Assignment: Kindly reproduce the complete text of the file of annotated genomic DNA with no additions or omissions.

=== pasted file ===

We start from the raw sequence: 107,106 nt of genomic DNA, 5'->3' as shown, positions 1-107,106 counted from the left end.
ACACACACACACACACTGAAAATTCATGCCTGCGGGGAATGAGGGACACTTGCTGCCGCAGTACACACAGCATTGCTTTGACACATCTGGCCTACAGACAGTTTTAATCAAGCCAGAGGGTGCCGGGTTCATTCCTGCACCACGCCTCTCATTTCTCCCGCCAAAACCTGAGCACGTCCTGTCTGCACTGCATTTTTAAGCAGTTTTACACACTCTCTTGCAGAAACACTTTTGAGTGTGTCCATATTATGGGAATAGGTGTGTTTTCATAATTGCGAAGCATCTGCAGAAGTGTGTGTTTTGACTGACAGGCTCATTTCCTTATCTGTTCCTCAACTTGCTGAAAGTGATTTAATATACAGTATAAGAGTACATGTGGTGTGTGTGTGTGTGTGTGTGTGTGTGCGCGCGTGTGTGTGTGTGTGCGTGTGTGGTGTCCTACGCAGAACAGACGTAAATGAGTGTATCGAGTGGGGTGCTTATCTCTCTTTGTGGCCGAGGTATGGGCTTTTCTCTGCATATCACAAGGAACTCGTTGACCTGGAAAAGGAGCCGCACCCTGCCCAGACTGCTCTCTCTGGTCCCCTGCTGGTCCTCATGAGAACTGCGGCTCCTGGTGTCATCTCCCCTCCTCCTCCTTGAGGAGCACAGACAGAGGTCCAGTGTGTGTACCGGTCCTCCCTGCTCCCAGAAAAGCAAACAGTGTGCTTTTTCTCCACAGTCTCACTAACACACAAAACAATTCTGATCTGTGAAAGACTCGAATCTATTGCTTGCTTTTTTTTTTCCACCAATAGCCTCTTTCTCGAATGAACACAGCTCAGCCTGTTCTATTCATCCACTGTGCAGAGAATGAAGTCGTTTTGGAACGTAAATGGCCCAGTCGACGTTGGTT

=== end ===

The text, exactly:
We start from the raw sequence: 107,106 nt of genomic DNA, 5'->3' as shown, positions 1-107,106 counted from the left end.
ACACACACACACACACTGAAAATTCATGCCTGCGGGGAATGAGGGACACTTGCTGCCGCAGTACACACAGCATTGCTTTGACACATCTGGCCTACAGACAGTTTTAATCAAGCCAGAGGGTGCCGGGTTCATTCCTGCACCACGCCTCTCATTTCTCCCGCCAAAACCTGAGCACGTCCTGTCTGCACTGCATTTTTAAGCAGTTTTACACACTCTCTTGCAGAAACACTTTTGAGTGTGTCCATATTATGGGAATAGGTGTGTTTTCATAATTGCGAAGCATCTGCAGAAGTGTGTGTTTTGACTGACAGGCTCATTTCCTTATCTGTTCCTCAACTTGCTGAAAGTGATTTAATATACAGTATAAGAGTACATGTGGTGTGTGTGTGTGTGTGTGTGTGTGTGCGCGCGTGTGTGTGTGTGTGCGTGTGTGGTGTCCTACGCAGAACAGACGTAAATGAGTGTATCGAGTGGGGTGCTTATCTCTCTTTGTGGCCGAGGTATGGGCTTTTCTCTGCATATCACAAGGAACTCGTTGACCTGGAAAAGGAGCCGCACCCTGCCCAGACTGCTCTCTCTGGTCCCCTGCTGGTCCTCATGAGAACTGCGGCTCCTGGTGTCATCTCCCCTCCTCCTCCTTGAGGAGCACAGACAGAGGTCCAGTGTGTGTACCGGTCCTCCCTGCTCCCAGAAAAGCAAACAGTGTGCTTTTTCTCCACAGTCTCACTAACACACAAAACAATTCTGATCTGTGAAAGACTCGAATCTATTGCTTGCTTTTTTTTTTCCACCAATAGCCTCTTTCTCGAATGAACACAGCTCAGCCTGTTCTATTCATCCACTGTGCAGAGAATGAAGTCGTTTTGGAACGTAAATGGCCCAGTCGACGTTGGTT